While it’s not a song to send the kids off to sleep, it is a fun song to sing during the holidays. Jingle Bells is a Christmas classic and also a great song for singing together. It’s a simple melody with simple lyrics that anyone can learn.
There are only a few songs that can boast this.
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The song Hakuna Matata is one of the catchiest Disney songs around and was written by Elton John and Tim Rice. In the movie, it's sung by Timon the meerkat and Pumba the warthog upon meeting Simba.
It's a simple and jaunty number that anyone can enjoy singing and includes a good message about optimism that young children should learn to take on board.
London Bridge Is Falling Down
London Bridge Is Falling Down is a traditional nursery rhyme that many of will be familiar with from our childhood. The song has existed since the mid-18th century almost 100 years before Tower Bridge (not the bridge from the song) was built. There have been several bridges known as London Bridge but Tower Bridge was never one of them.
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There are various sets of the lyrics for the song, but the most common and simplest are probably the ones you'll want to sing with your children. As with older nursery rhymes, some of the other lyrics can get a bit grim!
Since the children might spend a lot of time watching Disney films, they'll probably want to listen to music from them, too. You're Welcome from Disney's Moana is a fun song and though the expression is used arrogantly in the film, it's a good chance for you to emphasize good manners.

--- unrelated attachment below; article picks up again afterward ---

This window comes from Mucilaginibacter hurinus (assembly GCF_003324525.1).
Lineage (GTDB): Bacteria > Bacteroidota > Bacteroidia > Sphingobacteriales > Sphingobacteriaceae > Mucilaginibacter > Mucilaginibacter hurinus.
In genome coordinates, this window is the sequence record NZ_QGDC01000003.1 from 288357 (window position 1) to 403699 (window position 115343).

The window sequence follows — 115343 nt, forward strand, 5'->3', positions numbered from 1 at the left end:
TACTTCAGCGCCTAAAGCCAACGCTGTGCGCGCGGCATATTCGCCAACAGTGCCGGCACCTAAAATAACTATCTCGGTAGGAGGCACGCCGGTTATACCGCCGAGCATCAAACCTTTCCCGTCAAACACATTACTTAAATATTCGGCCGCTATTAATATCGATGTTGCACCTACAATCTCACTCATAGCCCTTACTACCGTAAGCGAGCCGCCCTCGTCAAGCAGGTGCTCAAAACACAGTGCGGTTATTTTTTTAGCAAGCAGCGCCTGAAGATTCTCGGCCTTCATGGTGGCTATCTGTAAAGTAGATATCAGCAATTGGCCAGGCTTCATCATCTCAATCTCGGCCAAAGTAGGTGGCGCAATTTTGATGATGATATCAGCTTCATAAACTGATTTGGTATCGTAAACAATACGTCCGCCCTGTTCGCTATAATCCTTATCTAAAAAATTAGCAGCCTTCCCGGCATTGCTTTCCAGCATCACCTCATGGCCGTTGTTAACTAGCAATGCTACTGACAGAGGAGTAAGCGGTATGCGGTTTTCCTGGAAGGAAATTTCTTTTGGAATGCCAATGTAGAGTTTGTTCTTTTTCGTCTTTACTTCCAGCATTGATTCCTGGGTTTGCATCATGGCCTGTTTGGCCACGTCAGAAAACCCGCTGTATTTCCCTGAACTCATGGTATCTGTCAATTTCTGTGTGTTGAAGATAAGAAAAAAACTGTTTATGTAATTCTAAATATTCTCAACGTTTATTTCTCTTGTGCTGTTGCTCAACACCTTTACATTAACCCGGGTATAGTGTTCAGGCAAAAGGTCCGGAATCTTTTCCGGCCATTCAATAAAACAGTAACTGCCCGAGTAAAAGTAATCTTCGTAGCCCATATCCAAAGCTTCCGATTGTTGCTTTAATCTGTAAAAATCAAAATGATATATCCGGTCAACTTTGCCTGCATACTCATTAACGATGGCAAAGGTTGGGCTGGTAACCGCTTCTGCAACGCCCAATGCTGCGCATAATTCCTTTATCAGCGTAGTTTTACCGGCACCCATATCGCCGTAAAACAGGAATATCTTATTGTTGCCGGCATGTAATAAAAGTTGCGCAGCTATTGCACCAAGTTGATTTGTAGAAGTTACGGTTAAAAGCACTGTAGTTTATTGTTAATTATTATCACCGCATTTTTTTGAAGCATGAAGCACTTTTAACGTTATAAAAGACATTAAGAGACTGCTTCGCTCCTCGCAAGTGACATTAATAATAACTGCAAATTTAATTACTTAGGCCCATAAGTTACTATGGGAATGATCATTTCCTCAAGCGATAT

Head, Shoulders, Knees, and Toes
In terms of nursery rhymes and children's songs, Head, Shoulders, Knees, and Toes is relatively modern. It takes the music from elsewhere and lists off several bodyparts that children usually point to as they sing. This song is both popular in the English-speaking world and with young students learning English around the world.
This list is far from exhaustive and there are plenty of others so if you find any that you enjoy and work for you, go for it! The right song will guarantee a good night’s sleep or a wonderful moment between you and your child. Sleep tight!
If your child would like to learn how to sing, you should consider getting them a private tutor from Superprof! There are three main types of tutorial available from the tutors on the platform: face-to-face tutorials, online tutorials, and group tutorials. Each comes with advantages and disadvantages so you must think carefully about which will work for your child.
Face-to-face tutorials are usually the most costly tutorials but they're also the most cost-effective. With just the student and the tutor, every minute of the session is spent focusing on them and their singing. Tutors can also tailor the lessons to the student, what they want to learn, and how they like to learn. The extra work the tutor puts into planning the sessions is often reflected in the price but the results often speak for themselves.
For those on a budget, group tutorials are a great option. Your child could attend sessions with other children and while the tutor won't be able to tailor the sessions to them, they will be able to benefit from peer learning, where they help one another to improve.
Finally, if there aren't any suitable singing tutors near you, you can always look online. As long as you have a decent webcam, microphone, and internet connection, tutors from all over the world can teach your child how to sing online. Since they don't have to travel and can schedule more sessions a week, they tend to charge less than face-to-face tutors.
Don't forget that many of the tutors on the platform also offer the first lesson for free. You can use these sessions to try out different tutors to see which one is right for your child! It's important that they get along with their tutor, after all.